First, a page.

T Nation

McCain Deals Death Blow to Obama

Either Obama must support a $700 billion dollar bailout of bankers, who all belong in prison, or McCain redoes a better bailout and gets credit.

The lights are out, Barack. McCain is just plain too fucking brilliant. This little punk (Obama) will have to hightail it back to Chicago, to help his bros build more rattrap slums.

Asta la vista, scumbucket.

I wish, but that’s not necessarily the case. I watched that segment on Fox too. Other plays Obama could make:

  1. call out McCain on the floor of the Senate tomorrow and have a debate there that’s unmoderated, giving an impression that he’s doing something. This is extra risky and probably not a good idea for him, but it could in fact play well.

  2. there’s the possibility that if McCain doesn’t show up to the debates tomorrow that Obama will get a free town hall meeting watched by 34 million people. If he plays it well that could be a huge boost to his campaign.

  3. the house reps propose a bill that won’t work and mccain backs it, to his detriment.

Just for the record, Mccain has had not too much to do with this alternate bill, as far as I can tell, except perhaps to keep house reps already in opposition from being steamrolled (IMO they were never in agreement in the first place, as I opine in another thread).

McCain, according to every source, hasn’t done shit.

Except slow the process, which in my opinion is awesome.

[quote]Ren wrote:
McCain, according to every source, hasn’t done shit.

Except slow the process, which in my opinion is awesome. [/quote]

…And gained a LOT of Political Capital…

Mufasa

He should send Palin to the debate while he continues to negotiate a sensible deal for the taxpayer back in Washington.

That would screw with Obama so bad his head would explode.

As the chaos in Washington continues, McCain is on the scene and can give the appearance of gathering facts and putting together a deal. Obama wants to go to Oxford Mississippi and debate foreign policy.

Whoever is running McCain’s show is utterly brilliant, first with Palin and now this move. I suspect the clever hand of Newt Gingrich in here — Newt is far smarter than any of these folks.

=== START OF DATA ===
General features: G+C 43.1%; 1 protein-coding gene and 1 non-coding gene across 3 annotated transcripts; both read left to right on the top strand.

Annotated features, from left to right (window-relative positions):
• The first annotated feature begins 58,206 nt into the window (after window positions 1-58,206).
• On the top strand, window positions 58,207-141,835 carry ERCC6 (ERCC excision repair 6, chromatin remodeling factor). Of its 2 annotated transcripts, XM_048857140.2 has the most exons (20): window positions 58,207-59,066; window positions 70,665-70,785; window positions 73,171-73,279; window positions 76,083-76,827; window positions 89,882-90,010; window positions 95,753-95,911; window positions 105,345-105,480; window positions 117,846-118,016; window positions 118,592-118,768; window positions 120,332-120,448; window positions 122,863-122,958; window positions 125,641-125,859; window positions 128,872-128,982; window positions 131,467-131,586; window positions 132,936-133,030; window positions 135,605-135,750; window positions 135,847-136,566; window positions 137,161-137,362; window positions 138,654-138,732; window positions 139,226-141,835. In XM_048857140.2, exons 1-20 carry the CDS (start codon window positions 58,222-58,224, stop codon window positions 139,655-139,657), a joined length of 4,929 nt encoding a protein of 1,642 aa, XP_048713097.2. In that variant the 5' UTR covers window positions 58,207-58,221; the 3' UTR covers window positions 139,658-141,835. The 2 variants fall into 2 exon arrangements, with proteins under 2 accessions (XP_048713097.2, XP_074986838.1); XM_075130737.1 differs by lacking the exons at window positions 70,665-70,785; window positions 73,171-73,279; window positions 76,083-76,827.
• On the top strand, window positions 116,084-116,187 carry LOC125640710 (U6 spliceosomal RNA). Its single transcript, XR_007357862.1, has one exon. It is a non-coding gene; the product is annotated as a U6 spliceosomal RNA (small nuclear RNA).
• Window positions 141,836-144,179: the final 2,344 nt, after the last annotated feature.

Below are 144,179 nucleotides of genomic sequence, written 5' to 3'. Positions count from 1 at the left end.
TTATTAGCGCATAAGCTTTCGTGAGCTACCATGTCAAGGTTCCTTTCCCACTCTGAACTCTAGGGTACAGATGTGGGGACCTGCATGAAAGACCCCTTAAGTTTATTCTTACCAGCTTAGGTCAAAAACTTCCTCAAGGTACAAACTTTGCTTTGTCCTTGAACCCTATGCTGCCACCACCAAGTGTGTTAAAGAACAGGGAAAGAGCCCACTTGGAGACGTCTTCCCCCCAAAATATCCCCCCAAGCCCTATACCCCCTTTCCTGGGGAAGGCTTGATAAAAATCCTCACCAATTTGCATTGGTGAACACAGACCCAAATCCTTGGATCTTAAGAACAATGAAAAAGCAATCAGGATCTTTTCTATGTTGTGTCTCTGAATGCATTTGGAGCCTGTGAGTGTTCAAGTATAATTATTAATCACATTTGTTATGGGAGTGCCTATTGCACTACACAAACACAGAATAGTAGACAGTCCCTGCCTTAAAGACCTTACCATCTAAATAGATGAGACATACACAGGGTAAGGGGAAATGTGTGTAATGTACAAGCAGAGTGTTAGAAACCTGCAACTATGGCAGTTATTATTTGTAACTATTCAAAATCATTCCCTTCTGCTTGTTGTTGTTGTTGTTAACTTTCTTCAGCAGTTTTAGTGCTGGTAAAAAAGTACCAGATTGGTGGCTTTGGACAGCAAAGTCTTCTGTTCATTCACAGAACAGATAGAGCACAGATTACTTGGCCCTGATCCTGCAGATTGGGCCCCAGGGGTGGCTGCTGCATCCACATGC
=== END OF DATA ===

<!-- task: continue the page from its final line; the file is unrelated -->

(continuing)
Whoever it is, that person has real balls.

Everyone who does not understand economics is blaming the Republicans. That hurts McCain.

Bush is kind of blowing this, and the Democrats are successfully spinning this into a McCain disaster, and regardless of what he does will be represented as getting in the way.

[quote]The Mage wrote:
Everyone who does not understand economics is blaming the Republicans. That hurts McCain.

[/quote]

Quoted for significance.

Think about this. How many people do you (you being anyone reading this) know that really understands this situation? This has the potential to sink the Republicans. Bush helped nothing and no one in his party with these meetings.

The real story for me is why no one is calling for the heads of Barney Frank and Chris Dodd. You know, the government hacks who bear the government’s accountability in all this.

I’ve written my legislators already (although the 2 “R” Senators are RINOs of the greatest magnitude).

I urge everyone to write/call your representatives.

The problem for McCain is that everyone now thinks that he is stalling it for political gain. If it does get passed and he or the republican party claim it was him making deals, then the net effect will be negative to his campaign. He had a window of opportunity to make this strategy work, that window has since closed. If it doesn’t get passed and the commercial paper market continues to dry (this will definitely lead to immediate cost cutting, ie job cuts)then he will carry the burden of having killed the deal. His best options were to actually come to the table with an alternative structure or to have found some point that Sen. Shelby would agree to and show up this morning on CNN with him.

[quote]ajcook99 wrote:
His best options were to actually come to the table with an alternative structure or to have found some point that Sen. Shelby would agree to and show up this morning on CNN with him. [/quote]

That.